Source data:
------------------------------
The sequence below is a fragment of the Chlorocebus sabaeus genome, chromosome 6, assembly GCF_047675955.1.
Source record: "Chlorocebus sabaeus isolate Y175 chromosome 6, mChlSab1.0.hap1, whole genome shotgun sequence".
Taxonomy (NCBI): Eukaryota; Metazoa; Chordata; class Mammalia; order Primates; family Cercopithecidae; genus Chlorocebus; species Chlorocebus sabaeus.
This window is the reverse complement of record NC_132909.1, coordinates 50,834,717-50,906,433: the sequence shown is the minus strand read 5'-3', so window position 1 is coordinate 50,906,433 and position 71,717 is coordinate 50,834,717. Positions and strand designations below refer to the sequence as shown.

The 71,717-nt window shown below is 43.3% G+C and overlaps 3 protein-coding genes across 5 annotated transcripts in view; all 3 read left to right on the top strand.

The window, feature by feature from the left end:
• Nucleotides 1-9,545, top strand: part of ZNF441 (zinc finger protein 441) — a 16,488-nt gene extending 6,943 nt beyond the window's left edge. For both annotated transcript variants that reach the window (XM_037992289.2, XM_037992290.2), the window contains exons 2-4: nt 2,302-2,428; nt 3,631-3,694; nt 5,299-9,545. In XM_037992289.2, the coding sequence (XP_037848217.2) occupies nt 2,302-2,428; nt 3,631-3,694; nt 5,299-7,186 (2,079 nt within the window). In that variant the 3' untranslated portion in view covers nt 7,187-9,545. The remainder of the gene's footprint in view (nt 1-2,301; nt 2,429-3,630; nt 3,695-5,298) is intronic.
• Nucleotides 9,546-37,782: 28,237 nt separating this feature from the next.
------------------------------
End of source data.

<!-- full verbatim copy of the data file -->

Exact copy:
The sequence below is a fragment of the Chlorocebus sabaeus genome, chromosome 6, assembly GCF_047675955.1.
Source record: "Chlorocebus sabaeus isolate Y175 chromosome 6, mChlSab1.0.hap1, whole genome shotgun sequence".
Taxonomy (NCBI): Eukaryota; Metazoa; Chordata; class Mammalia; order Primates; family Cercopithecidae; genus Chlorocebus; species Chlorocebus sabaeus.
This window is the reverse complement of record NC_132909.1, coordinates 50,834,717-50,906,433: the sequence shown is the minus strand read 5'-3', so window position 1 is coordinate 50,906,433 and position 71,717 is coordinate 50,834,717. Positions and strand designations below refer to the sequence as shown.

The 71,717-nt window shown below is 43.3% G+C and overlaps 3 protein-coding genes across 5 annotated transcripts in view; all 3 read left to right on the top strand.

The window, feature by feature from the left end:
• Nucleotides 1-9,545, top strand: part of ZNF441 (zinc finger protein 441) — a 16,488-nt gene extending 6,943 nt beyond the window's left edge. For both annotated transcript variants that reach the window (XM_037992289.2, XM_037992290.2), the window contains exons 2-4: nt 2,302-2,428; nt 3,631-3,694; nt 5,299-9,545. In XM_037992289.2, the coding sequence (XP_037848217.2) occupies nt 2,302-2,428; nt 3,631-3,694; nt 5,299-7,186 (2,079 nt within the window). In that variant the 3' untranslated portion in view covers nt 7,187-9,545. The remainder of the gene's footprint in view (nt 1-2,301; nt 2,429-3,630; nt 3,695-5,298) is intronic.
• Nucleotides 9,546-37,782: 28,237 nt separating this feature from the next.